S.C. troopers use cars to ram suspects
|By The Associated Press |
COLUMBIA, S.C. — Videos have surfaced showing two members of the South Carolina Highway Patrol using their cruisers to ram fleeing suspects, just weeks after two leaders of the agency resigned because of a furor over a trooper's use of a racial slur.
''Yeah, I hit him. I was trying to hit him,'' Garren, who is white, can be heard telling another trooper.
In the other, Lance Cpl. Alexander Richardson drives between apartment buildings, on sidewalks and past onlookers in an attempt to run down a suspect. After about a minute, Richardson's car bumps the man, who grabs the vehicle in an attempt to steady himself. The man doesn't fall and takes off running again.
Sid Gaulden, a spokesman for the Department of Public Safety, said neither trooper was available for comment. A message left at a number for an Alexander Richardson was not immediately returned. Garren did not have a listed phone number.
The videos depicted isolated events, and the troopers involved had been punished, Gaulden said.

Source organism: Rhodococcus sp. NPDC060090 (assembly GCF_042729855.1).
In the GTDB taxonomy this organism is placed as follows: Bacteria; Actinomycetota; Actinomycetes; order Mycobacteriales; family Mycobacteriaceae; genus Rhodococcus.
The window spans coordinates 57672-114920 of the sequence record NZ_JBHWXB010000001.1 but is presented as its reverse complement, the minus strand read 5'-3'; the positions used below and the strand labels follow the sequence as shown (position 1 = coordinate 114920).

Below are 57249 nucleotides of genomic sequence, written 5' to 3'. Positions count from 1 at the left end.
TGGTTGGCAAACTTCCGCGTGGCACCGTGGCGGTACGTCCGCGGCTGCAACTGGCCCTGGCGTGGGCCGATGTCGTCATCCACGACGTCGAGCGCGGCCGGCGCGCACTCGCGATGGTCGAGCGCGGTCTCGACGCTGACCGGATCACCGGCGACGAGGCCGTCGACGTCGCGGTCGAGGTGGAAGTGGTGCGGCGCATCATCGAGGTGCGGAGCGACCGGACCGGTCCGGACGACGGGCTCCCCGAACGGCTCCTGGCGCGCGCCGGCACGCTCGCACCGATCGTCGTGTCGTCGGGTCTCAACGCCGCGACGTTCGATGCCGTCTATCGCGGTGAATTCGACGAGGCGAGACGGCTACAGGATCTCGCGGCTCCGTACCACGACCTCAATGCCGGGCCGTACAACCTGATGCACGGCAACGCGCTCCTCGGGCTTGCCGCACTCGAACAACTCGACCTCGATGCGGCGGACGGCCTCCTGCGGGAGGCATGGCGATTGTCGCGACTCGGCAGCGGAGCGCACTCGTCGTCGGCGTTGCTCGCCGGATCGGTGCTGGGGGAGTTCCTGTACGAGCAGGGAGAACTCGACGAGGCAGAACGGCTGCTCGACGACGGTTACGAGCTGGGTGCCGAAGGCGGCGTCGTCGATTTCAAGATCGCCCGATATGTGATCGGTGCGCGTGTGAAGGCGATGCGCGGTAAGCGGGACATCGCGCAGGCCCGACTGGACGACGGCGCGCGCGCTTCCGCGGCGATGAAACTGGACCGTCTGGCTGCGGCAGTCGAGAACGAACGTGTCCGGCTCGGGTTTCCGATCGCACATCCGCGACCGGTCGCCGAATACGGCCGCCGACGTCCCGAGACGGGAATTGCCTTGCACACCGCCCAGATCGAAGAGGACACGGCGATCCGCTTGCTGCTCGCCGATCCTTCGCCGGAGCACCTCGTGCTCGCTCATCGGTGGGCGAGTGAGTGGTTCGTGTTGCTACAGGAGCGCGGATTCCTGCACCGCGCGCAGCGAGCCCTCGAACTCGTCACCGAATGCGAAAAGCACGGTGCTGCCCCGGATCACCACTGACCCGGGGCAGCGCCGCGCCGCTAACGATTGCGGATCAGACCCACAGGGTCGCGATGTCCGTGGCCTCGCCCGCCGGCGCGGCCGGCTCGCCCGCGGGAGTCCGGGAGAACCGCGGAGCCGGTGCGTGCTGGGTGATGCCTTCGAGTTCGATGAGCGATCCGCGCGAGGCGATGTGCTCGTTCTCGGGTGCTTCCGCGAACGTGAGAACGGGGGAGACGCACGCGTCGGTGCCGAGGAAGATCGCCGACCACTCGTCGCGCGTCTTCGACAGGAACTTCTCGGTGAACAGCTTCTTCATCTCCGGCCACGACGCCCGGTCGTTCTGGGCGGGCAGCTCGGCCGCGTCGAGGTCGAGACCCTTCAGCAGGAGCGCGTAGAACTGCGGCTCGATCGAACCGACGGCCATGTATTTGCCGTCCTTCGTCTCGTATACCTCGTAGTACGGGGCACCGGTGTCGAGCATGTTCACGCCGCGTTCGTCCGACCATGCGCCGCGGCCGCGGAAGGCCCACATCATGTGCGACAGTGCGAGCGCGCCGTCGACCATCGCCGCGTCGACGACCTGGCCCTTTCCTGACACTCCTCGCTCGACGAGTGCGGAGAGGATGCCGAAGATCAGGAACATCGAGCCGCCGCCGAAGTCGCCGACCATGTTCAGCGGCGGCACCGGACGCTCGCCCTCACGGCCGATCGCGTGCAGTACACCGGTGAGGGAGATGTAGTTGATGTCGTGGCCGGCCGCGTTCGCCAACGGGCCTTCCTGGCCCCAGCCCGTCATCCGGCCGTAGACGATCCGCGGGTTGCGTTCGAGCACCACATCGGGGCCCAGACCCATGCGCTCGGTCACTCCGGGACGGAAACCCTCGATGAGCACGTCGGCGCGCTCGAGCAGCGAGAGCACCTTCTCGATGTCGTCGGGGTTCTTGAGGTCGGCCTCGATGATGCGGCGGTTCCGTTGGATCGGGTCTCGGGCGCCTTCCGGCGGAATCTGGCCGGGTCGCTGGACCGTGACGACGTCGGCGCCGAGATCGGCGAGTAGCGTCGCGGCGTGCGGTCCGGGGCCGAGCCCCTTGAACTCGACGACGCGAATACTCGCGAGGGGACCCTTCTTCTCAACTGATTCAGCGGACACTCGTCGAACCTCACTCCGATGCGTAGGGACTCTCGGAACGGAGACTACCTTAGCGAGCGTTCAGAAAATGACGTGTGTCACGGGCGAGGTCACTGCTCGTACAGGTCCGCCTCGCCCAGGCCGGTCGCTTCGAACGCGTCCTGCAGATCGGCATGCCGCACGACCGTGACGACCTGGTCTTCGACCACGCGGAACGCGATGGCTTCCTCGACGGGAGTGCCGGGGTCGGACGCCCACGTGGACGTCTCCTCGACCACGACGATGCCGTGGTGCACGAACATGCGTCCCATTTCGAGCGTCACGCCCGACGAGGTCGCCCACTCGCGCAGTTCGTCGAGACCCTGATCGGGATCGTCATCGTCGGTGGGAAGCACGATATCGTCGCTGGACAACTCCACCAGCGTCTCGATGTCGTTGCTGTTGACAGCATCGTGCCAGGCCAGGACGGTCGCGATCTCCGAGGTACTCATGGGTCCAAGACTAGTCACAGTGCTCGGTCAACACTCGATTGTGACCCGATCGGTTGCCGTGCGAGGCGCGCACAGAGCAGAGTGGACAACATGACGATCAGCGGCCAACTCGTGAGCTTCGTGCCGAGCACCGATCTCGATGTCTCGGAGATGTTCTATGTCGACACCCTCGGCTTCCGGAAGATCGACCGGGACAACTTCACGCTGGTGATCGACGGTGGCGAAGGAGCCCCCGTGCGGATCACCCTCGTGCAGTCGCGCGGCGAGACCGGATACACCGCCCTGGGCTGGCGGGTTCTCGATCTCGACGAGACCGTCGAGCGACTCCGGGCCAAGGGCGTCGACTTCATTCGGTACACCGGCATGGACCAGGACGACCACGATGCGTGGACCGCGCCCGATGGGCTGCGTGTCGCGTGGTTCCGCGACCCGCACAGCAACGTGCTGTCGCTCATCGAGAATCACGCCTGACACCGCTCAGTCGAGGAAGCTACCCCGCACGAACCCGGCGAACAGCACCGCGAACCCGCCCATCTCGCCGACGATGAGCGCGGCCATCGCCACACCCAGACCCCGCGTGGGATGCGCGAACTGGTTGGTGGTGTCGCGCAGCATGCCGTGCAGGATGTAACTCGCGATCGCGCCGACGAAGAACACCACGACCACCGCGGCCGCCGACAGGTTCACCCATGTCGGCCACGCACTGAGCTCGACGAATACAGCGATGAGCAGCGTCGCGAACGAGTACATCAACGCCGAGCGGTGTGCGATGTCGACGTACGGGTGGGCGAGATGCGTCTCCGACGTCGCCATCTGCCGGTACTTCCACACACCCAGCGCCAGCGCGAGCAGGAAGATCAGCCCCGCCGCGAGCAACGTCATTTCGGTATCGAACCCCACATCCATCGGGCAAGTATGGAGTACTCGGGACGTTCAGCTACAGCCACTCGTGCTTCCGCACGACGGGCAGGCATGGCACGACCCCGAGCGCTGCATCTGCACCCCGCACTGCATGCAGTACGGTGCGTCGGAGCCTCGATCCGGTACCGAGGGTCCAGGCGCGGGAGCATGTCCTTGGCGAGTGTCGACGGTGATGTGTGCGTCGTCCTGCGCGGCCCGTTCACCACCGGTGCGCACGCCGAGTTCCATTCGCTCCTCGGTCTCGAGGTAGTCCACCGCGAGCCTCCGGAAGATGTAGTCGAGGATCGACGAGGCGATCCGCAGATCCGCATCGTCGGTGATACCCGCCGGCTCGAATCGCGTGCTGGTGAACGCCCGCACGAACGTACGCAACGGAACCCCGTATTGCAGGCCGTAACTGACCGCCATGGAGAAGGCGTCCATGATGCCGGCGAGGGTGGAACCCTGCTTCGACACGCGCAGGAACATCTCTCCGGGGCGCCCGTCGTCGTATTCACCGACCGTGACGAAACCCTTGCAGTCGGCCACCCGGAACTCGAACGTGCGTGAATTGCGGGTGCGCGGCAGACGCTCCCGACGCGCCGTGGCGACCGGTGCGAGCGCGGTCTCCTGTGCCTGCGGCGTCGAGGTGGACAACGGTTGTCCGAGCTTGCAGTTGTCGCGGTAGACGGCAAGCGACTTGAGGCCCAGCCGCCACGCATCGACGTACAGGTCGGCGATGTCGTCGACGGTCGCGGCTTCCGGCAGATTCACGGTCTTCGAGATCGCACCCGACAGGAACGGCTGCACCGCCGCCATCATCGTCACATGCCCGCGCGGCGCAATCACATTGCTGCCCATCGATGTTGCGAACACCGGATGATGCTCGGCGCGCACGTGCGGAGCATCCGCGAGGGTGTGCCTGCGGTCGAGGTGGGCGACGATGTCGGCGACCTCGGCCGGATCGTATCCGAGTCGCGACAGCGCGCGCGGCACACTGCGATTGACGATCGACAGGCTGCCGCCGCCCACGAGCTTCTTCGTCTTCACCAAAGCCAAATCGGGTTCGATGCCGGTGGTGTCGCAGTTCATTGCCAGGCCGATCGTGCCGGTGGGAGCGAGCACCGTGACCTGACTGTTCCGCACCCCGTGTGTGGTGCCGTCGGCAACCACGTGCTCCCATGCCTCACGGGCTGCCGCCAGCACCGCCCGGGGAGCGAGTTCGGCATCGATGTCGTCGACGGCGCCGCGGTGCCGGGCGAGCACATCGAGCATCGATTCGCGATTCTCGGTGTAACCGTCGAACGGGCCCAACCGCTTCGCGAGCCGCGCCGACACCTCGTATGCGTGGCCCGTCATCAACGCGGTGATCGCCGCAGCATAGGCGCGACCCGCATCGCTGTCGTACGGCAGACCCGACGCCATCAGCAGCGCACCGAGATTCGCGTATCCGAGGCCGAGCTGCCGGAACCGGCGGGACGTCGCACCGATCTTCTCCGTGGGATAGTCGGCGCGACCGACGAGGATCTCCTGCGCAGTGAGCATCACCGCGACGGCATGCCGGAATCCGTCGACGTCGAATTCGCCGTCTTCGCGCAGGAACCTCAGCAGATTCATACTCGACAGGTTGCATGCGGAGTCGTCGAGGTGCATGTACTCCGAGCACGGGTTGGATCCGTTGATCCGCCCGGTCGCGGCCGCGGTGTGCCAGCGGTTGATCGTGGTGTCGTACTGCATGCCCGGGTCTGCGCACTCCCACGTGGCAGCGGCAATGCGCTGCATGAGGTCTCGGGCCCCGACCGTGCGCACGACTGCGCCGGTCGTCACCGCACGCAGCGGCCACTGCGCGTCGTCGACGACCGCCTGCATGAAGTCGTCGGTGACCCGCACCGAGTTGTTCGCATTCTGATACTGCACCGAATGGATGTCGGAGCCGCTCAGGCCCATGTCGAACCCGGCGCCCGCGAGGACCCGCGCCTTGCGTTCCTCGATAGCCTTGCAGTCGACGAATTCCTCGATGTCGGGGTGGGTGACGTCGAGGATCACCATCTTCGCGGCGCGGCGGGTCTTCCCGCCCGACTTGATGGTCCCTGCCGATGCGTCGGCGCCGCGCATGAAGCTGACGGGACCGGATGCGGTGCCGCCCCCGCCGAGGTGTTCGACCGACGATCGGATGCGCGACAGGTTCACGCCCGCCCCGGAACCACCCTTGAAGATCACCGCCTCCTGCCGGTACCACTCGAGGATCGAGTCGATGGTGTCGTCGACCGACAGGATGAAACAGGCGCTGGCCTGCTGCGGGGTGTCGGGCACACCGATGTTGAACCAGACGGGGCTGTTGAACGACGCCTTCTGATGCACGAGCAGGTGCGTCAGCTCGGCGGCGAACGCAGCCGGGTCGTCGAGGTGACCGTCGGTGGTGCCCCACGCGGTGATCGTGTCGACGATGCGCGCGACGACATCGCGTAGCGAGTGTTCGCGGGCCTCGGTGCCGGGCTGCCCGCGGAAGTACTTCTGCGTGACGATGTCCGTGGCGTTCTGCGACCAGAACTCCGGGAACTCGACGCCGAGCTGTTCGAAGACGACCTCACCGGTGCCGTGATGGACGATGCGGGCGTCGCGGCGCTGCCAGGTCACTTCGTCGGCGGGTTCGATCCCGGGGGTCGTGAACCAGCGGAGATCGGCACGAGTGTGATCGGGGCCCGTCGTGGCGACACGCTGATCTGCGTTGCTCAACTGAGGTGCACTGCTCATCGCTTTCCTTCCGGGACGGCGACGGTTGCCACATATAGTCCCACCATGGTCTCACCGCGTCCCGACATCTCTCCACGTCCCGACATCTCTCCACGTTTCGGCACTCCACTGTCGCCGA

Garren received a three-day suspension, which he has appealed. Richardson was reprimanded and completed a stress management course, disciplinary records show.
Geoffrey Alpert, a University of South Carolina criminal justice professor who consults with police on pursuit policies, said using cars as battering rams shows poor decision making.
''They're just lazy,'' Alpert said. ''Rather than get out of their car or get in a foot race, or tackle someone ... they'll just hit them with the car door, with the bumper, and hope they don't run them over.''
Alpert said he had never seen any training materials that advised authorities to use cruisers to hit suspects on foot.
The suspects in both of the new videos are black. One of the troopers involved is white, and the other is black, Gaulden said.
The Post and Courier's report about the videos comes three weeks after Highway Patrol Col. Russell Roark and his boss, Public Safety Director James Schweitzer, submitted their resignations over their handling of an incident in which a white trooper used racial slur during a traffic stop.
''You better run,'' then-Lance Cpl. Daniel C. Campbell said, using a derogatory term for blacks, ''because I'm fixin' to kill you.''
Campbell was reprimanded, suspended and ordered to undergo anger and diversity training. After Roark resigned, Campbell was reassigned to administrative duties. Gov. Mark Sanford said he should have been fired.
Schweitzer has said he would step down after his replacement is confirmed.
Associated Press writer Seanna Adcox in Columbia contributed to this report.
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